“Without parents to help shape the child’s sense of self, the Orphan grows into adulthood with a pronounced need to answer the question at the root of all stories: Who am I?”

Those of you who have followed my blog for some time or taken courses with me through Screenwriting Master Class know how fascinated I am with character archetypes, specifically how there are five — Protagonist, Nemesis, Attractor, Mentor, Trickster — which recur in movies over and over and over.

Some might see archetypes as a sort of reductionist approach to writing when in my experience, it is precisely the opposite.

By working with these five Primary Character Archetypes, we can identify the core narrative function of every key character, then use that knowledge as a guide as we build them out in a limitless number of ways.

One approach is to use an extensive array of Character Types available to us. So this month, I am running a series in which we will explore 20 Character Types, and consider how writers can use them to create unique, compelling figures in our stories.

Today: Orphan.

Some of the most notable movie characters of all time are Orphan types: Huckleberry Finn, Tarzan, Little Orphan Annie, and one of the most beloved of all Dorothy Gale:

Why are orphans so popular in movies? Right off the bat, we are dealing with a character who generates instant sympathy. Abandoned by parents. Or worse, deceased parents. Each of us has experienced loneliness in our lives. Being an orphan taps into an existential sense of aloneness. What this does is immediately lock us into the story, engendering in us a desire to take care of the character in question, such as with the movie Babe (1995):

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Without parents to help shape the child’s sense of self, the Orphan grows into adulthood with a pronounced need to answer the question at the root of all stories: Who am I? Is it any wonder that so many superheroes are orphans: Superman, Spider-Man, Batman, Magneto, as well as science fiction heroes like Luke Skywalker and fantasy heroes like Harry Potter, carrying with them a need to figure out both how to use their extraordinary powers and how to understand who they are:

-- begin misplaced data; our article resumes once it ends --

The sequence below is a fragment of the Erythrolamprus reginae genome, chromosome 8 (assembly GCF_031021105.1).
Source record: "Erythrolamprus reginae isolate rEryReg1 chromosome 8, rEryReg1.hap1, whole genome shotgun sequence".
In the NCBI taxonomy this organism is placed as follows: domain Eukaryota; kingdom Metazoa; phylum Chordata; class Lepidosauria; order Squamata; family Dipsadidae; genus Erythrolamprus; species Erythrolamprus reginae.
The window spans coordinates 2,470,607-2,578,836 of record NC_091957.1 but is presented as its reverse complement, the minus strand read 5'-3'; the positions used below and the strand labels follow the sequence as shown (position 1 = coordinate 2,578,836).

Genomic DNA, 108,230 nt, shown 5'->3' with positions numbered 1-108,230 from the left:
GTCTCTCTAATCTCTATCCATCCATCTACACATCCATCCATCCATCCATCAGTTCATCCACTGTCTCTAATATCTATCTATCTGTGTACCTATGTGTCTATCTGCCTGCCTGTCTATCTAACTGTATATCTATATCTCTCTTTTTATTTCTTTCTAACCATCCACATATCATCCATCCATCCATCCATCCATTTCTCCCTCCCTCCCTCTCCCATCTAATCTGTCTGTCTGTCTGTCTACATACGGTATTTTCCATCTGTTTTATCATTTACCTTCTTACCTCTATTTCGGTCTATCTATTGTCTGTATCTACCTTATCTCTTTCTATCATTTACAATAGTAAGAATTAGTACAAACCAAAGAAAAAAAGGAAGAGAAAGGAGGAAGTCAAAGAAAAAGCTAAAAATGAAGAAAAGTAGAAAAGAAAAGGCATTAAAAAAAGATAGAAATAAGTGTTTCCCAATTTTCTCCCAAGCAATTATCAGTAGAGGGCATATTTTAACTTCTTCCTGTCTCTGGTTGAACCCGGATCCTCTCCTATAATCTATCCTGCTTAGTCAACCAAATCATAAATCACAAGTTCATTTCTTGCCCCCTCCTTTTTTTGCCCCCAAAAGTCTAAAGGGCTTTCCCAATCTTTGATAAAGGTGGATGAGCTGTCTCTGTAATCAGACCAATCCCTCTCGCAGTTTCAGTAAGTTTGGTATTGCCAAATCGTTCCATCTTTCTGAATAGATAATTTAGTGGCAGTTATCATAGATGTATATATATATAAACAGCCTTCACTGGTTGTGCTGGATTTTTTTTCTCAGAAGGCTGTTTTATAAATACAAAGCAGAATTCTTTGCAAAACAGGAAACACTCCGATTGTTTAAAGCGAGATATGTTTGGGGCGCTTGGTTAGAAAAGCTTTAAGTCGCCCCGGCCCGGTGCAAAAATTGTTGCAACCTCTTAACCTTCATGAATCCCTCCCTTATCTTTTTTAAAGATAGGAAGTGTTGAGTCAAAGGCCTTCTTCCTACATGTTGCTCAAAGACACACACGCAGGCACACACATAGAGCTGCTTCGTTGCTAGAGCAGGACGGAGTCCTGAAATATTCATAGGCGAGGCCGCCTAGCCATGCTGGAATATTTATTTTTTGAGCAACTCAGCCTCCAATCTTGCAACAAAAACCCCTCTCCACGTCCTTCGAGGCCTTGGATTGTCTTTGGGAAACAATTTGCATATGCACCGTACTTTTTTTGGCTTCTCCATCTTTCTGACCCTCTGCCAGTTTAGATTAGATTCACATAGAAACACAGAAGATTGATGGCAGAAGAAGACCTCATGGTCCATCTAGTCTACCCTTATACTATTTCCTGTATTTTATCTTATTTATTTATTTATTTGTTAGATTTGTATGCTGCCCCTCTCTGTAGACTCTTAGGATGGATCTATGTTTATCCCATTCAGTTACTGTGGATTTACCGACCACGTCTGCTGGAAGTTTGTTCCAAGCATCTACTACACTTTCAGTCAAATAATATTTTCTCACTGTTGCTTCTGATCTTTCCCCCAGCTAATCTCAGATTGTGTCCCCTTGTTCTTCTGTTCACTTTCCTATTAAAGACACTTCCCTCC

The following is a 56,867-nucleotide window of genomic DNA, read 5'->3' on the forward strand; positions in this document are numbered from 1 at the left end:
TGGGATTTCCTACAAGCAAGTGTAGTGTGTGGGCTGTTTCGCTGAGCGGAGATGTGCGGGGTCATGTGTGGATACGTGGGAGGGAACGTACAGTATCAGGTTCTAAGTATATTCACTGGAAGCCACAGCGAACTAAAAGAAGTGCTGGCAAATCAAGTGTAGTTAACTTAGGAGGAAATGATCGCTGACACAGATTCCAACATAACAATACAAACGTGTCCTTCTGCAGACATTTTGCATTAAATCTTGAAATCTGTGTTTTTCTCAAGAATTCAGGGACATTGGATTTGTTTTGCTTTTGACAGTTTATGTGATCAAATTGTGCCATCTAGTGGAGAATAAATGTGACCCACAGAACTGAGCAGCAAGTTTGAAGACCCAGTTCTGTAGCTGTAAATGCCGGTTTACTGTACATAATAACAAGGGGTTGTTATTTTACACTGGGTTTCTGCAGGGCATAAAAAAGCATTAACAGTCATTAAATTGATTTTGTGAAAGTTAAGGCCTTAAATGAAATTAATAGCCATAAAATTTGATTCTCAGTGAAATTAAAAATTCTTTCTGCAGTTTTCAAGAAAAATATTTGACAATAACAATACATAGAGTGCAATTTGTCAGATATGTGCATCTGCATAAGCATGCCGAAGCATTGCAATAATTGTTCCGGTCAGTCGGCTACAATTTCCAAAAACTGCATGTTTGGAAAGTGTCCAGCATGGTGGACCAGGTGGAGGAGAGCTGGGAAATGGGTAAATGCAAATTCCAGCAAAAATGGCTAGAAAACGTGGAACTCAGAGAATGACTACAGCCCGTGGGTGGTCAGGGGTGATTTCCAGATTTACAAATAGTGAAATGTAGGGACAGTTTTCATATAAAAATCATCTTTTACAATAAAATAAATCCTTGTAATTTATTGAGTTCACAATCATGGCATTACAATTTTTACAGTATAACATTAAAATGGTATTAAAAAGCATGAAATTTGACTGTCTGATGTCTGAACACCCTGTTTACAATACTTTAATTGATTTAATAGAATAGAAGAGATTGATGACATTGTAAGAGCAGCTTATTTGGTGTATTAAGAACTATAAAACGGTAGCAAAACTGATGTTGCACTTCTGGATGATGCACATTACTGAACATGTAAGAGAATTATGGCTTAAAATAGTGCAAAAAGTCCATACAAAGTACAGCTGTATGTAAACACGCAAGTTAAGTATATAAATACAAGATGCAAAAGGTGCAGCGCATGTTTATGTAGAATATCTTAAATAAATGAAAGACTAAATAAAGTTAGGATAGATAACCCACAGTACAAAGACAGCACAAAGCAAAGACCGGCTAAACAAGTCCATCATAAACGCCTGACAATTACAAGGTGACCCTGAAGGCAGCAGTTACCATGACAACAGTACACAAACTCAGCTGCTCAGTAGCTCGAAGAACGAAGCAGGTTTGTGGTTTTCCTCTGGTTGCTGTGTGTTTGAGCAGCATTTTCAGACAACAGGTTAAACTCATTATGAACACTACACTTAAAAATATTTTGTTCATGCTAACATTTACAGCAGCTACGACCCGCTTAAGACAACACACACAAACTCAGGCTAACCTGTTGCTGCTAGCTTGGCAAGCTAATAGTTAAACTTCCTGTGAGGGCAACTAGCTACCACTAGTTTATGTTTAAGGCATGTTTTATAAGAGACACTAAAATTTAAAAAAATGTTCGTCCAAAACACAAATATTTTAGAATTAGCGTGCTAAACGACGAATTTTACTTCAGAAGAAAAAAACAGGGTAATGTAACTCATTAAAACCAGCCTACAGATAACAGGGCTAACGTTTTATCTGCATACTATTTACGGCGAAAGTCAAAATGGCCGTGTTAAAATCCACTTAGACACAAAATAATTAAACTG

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This Orphan’s quest to determine their self-identity can involve a coming to grips with deep emotions and psychological dynamics: shame as the child may feel responsible for being rejected, self-doubt the result of not growing up with parental support and encouragement of parents, and nightmares as the parents continue to hold sway over the Orphan long after they are gone, such as with Clarice Starling in The Silence of the Lambs:

What brainstorming can you do with an Orphan character type?

It’s almost too easy to go this route with a Protagonist, surely so if the writer uses it as a cheap device to elicit sympathy. So dig deeper. What does the Orphan feel about their parents? What coping skills and defense mechanisms have they developed to manage those feelings? How do they compensate for the pain they feel? How has the loss of their parents branded them at their most fundamental level? Charles Foster Kane in Citizen Kane, while not technically an orphan, is abandoned by his mother and sent away from the only home and true happiness he will know in his life. Almost everything you need to know about his character you can see in his face as a child when he learns he is being sent away:

This is the setup for a later payoff:

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For other Character Types, go here.

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